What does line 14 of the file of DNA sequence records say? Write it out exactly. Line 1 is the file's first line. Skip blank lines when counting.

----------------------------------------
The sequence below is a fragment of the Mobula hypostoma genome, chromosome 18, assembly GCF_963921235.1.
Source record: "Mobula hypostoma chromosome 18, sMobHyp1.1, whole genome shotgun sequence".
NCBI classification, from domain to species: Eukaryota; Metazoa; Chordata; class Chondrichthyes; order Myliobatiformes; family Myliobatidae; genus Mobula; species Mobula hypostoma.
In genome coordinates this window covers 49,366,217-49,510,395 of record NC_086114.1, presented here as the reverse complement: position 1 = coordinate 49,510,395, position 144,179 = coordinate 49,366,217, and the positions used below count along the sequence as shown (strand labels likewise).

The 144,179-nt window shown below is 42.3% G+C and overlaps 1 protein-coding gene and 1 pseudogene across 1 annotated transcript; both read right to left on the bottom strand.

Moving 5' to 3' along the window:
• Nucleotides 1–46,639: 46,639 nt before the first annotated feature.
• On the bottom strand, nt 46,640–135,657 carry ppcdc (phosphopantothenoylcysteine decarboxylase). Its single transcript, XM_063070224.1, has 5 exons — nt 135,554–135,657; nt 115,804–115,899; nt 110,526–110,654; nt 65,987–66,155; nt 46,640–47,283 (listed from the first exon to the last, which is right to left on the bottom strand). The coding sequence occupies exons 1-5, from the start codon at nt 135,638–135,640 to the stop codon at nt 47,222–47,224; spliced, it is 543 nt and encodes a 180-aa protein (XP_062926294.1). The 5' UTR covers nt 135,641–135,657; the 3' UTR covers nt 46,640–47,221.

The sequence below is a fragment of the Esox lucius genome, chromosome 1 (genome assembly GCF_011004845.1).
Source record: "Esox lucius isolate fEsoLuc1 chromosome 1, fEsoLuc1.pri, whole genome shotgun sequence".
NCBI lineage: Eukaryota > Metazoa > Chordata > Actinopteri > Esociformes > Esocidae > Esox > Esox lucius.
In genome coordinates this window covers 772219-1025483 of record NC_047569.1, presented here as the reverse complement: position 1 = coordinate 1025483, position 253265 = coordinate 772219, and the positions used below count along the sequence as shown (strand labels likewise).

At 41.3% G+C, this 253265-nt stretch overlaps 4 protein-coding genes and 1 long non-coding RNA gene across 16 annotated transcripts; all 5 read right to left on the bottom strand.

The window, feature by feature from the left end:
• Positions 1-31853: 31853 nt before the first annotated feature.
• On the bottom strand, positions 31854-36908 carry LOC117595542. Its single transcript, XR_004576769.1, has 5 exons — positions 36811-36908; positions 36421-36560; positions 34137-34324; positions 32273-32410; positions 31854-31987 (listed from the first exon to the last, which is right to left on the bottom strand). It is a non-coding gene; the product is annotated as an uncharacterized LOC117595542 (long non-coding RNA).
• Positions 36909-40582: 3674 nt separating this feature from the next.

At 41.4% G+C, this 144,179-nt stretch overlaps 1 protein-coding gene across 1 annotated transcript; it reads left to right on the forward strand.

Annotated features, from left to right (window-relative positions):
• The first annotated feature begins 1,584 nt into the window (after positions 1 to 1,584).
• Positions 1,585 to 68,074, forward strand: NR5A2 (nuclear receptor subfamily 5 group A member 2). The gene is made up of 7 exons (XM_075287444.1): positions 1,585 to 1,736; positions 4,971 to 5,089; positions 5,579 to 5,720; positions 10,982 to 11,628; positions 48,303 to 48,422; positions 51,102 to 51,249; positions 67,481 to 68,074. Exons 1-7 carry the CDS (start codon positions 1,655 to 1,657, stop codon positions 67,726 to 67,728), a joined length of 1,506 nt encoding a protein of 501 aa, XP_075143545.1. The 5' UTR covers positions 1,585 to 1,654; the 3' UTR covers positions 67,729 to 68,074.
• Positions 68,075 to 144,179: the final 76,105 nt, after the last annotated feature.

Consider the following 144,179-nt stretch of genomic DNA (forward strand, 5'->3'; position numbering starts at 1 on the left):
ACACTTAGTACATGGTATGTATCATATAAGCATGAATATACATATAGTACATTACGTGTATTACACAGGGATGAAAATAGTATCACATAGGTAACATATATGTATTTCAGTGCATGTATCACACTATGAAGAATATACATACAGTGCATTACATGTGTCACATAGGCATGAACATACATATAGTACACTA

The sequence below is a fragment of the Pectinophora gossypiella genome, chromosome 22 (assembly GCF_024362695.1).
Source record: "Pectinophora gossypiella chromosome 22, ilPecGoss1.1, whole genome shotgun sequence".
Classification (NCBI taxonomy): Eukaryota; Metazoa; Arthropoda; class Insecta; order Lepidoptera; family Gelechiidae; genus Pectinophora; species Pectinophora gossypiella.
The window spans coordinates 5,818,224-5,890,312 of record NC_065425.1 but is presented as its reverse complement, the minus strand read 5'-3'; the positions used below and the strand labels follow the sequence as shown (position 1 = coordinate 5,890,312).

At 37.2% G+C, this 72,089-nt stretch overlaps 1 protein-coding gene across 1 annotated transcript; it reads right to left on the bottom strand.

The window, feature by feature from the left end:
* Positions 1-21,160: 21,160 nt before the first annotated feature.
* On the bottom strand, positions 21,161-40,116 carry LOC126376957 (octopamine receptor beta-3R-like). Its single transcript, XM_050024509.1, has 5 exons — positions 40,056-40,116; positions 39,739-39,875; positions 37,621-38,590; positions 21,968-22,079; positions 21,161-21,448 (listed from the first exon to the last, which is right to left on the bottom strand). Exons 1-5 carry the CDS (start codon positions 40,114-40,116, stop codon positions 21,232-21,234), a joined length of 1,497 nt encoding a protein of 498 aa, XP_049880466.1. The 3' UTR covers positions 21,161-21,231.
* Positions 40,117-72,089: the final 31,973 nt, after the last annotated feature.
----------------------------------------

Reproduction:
The window, feature by feature from the left end: